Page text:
TVA Coal Ash Disaster – Landmark Settlement!

Landmark SettlementIn a settlement announced on August 1, 2014, TVA, the nation’s largest utility, has agreed to pay $27.8 million to settle claims from over 800 Tennessee property owners who suffered damages from a huge, 2008 spill of toxin-laden coal ash sludge that drew national attention to the proper storage and disposal of toxic coal ash at coal-fired power plants.  This landmark settlement brings resolution to over five years of intesive litigation by Davis & Whitlock and other firms on behalf of affected Tennessee property owners against TVA.

On December 22, 2008, TVA’s Kingston Fossil Plant suddenly released over 1 billion gallons of toxic coal ash sludge from a failed coal ash impoundment into the Emory River creating a sludge tsunami that destroyed waterfront homes and affected properties miles away.  Over five years later, despite a massive cleanup effort, coal ash still remains in parts of the Emory River, Clinch River, and Watts Bar Lake.

Davis & Whitlock filed suit on behalf of property owners and others impacted by the TVA Coal Ash Disaster on January 9, 2009, together with the Beasley Allen firm from Montgomery, Alabama. After two years of TVA motions attempting to avoid liability, Davis & Whitlock and five other firms (Friedman Dazzio, Beasley Allen, Villari Brandes, Lieff Cabraser, and Weitz & Luxenberg) tried the issue of TVA’s negligence for nearly a month before Judge Thomas Varlan in the U.S. District Court for the Eastern District of Tennessee at Knoxville.  Jeff Friedman and Gary Davis were the lead plaintiffs’ attorneys in the trial.  On August 23, 2012, Judge Varlan issued a 130-page opinion finding TVA negligent in its handling of coal ash at the Kingston Fossil Plant going all the way back to its construction of the original coal ash dike in the 1950’s.  To attempt to avoid the necessity of over 800 damages trials, the Judge granted plaintiffs’ motion to order mediation.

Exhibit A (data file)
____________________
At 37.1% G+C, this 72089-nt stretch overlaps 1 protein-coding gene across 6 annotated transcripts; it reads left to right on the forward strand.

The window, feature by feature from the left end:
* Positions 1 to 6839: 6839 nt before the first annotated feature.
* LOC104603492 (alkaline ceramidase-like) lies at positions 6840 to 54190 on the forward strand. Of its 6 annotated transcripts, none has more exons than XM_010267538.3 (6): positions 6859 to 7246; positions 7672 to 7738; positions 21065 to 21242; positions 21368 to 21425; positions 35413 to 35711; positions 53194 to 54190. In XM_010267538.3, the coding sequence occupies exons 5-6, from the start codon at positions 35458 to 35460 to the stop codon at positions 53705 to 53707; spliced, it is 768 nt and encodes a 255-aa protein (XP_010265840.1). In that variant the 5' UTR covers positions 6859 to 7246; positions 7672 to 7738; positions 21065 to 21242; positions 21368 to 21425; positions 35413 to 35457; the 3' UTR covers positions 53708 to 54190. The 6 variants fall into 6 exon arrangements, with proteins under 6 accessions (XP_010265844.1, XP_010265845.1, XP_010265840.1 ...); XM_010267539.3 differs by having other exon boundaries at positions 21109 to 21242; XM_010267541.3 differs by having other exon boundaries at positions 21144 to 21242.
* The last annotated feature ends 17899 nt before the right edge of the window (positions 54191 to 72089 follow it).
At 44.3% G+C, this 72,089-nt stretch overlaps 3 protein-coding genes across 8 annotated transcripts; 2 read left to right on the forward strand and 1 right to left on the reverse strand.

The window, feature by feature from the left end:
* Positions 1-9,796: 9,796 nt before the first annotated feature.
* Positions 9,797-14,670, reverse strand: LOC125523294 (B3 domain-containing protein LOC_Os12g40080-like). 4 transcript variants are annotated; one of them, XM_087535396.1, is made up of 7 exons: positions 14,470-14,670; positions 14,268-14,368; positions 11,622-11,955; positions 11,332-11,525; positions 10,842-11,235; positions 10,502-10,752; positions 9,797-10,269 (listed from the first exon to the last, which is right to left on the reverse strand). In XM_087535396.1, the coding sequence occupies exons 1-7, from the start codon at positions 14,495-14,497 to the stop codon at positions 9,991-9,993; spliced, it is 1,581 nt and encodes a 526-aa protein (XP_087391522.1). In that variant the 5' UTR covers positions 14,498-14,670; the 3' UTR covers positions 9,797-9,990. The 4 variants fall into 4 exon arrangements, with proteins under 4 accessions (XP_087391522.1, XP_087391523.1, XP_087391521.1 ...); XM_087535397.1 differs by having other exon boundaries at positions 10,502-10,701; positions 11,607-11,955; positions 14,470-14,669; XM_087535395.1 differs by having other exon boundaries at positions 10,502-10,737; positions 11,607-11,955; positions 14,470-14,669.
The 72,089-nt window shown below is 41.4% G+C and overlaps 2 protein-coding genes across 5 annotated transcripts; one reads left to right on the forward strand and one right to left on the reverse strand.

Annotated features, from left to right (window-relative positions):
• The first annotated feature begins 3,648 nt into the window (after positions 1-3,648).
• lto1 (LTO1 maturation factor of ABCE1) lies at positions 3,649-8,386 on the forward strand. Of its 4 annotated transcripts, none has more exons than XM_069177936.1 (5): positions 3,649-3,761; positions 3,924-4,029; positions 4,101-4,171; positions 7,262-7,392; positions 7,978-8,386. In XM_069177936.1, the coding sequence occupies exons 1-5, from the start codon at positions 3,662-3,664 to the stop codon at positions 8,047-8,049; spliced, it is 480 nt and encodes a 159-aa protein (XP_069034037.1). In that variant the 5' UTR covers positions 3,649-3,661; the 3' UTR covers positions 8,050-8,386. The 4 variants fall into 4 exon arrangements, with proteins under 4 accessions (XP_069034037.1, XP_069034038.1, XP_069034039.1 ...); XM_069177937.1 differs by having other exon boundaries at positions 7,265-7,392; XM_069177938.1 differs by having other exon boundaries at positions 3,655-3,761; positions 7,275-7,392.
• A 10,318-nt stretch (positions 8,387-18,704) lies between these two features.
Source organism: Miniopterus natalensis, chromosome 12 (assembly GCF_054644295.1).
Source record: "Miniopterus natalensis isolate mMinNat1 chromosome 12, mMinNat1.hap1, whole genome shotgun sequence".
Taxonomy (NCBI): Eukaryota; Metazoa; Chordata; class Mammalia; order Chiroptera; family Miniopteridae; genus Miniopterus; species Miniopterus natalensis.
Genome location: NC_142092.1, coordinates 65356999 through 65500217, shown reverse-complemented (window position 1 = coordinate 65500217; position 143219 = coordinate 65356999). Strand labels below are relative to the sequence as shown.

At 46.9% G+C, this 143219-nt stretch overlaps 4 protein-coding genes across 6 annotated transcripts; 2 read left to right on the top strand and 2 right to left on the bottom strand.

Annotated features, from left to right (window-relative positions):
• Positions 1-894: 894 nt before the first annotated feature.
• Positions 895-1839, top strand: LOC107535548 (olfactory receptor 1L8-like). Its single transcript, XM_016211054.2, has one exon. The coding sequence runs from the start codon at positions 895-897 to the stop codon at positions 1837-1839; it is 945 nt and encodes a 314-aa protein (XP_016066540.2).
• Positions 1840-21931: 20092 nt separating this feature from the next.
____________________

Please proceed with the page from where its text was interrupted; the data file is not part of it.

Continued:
Mediation of the complex, multiparty case, with plaintiffs’ impacted properties ranging from ground zero to several miles downstream, took nearly one and a half years. Although insisting before mediation that plaintiffs were not entitled to any damages, TVA finally agreed to an aggregate settlement of $27.8 million, in which almost 100% of the plaintiffs participated.  Although it took a long time, the Settlement will avoid even lengthier and expensive trials and inevitable appeals by TVA.  The precedent setting negligence judgment and $27.8 million Settlement will serve as a permanent reminder that coal ash must be disposed of with much greater care than utilities have exercised in the past.